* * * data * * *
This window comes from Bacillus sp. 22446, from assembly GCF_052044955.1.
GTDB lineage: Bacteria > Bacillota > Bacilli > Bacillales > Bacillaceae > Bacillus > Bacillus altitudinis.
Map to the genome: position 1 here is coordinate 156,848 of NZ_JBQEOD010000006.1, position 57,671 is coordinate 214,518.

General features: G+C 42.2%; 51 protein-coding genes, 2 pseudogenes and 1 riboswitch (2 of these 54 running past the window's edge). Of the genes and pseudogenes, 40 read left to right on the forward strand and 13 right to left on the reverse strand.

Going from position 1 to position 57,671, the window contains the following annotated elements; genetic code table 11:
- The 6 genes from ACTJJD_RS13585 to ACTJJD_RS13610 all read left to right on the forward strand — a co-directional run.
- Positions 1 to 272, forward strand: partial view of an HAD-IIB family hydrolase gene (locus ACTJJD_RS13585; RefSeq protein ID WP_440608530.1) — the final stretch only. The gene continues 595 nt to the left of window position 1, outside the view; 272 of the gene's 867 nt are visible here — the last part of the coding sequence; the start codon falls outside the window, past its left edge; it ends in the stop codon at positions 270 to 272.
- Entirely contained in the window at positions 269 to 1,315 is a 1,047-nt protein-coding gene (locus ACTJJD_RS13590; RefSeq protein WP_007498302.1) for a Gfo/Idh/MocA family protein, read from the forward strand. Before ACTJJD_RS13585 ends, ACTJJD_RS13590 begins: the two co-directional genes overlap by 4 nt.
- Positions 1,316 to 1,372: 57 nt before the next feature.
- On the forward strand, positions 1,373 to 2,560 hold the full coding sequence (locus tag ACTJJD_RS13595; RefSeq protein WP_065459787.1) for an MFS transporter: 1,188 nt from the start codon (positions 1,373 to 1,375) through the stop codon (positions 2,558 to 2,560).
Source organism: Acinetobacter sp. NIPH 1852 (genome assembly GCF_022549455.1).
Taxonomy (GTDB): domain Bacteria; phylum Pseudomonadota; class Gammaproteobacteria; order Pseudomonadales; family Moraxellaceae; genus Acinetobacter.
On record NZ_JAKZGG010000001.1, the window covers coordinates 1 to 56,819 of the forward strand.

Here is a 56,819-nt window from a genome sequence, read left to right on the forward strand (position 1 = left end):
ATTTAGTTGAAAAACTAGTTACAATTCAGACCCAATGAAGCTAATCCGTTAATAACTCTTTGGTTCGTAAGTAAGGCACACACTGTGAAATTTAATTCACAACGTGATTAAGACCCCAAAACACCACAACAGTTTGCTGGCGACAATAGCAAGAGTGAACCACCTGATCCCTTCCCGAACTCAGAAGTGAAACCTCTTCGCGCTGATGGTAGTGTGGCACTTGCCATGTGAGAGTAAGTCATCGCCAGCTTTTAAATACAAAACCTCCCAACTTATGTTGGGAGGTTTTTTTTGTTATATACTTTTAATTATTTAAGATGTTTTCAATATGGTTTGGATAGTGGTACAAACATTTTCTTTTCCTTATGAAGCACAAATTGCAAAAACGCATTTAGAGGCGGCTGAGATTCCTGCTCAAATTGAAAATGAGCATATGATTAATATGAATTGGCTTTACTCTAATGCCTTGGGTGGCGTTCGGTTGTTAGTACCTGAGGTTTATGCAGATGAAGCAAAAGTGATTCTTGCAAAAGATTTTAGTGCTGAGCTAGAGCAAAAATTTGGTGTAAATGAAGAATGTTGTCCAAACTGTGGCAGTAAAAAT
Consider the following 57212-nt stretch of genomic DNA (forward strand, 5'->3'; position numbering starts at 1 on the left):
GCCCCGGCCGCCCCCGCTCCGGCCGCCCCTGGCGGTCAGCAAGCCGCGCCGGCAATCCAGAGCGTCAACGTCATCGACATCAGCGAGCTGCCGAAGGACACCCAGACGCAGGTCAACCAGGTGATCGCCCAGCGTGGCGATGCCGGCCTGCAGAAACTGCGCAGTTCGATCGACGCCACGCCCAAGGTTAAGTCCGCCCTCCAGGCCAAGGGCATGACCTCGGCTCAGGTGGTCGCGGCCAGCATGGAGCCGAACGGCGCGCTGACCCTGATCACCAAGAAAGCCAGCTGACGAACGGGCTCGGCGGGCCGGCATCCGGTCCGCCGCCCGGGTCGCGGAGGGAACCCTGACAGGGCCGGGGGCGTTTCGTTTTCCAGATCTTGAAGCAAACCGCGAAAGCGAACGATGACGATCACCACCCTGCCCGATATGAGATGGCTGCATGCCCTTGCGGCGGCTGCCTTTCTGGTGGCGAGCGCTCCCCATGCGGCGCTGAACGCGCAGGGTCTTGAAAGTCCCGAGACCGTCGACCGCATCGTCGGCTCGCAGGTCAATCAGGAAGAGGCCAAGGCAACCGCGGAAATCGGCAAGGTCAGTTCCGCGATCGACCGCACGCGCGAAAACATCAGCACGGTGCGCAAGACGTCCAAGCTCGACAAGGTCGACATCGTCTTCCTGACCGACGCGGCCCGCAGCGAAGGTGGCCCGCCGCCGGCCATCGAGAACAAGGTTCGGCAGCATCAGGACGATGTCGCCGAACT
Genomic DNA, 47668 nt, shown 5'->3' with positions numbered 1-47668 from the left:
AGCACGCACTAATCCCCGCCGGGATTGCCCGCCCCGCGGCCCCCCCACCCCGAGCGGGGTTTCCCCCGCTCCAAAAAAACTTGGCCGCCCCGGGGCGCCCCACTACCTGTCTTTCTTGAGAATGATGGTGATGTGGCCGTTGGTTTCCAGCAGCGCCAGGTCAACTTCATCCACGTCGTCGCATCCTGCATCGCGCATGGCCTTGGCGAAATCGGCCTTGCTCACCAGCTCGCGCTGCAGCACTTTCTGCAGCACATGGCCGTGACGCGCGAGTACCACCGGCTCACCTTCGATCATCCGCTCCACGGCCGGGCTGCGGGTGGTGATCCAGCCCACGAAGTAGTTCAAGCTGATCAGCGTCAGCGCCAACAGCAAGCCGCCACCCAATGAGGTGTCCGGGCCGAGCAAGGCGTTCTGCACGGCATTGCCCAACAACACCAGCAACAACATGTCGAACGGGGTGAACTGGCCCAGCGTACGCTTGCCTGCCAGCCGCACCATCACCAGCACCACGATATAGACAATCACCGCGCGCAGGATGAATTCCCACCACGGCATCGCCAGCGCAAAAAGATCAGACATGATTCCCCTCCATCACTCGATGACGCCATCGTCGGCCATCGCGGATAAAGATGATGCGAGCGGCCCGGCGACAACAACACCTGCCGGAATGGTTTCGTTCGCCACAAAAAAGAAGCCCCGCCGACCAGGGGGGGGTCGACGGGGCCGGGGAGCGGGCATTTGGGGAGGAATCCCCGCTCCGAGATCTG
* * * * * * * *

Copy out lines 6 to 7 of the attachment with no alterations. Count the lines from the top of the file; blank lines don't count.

- The 6 genes from ACTJJD_RS13585 to ACTJJD_RS13610 all read left to right on the forward strand — a co-directional run.
- Positions 1 to 272, forward strand: partial view of an HAD-IIB family hydrolase gene (locus ACTJJD_RS13585; RefSeq protein ID WP_440608530.1) — the final stretch only. The gene continues 595 nt to the left of window position 1, outside the view; 272 of the gene's 867 nt are visible here — the last part of the coding sequence; the start codon falls outside the window, past its left edge; it ends in the stop codon at positions 270 to 272.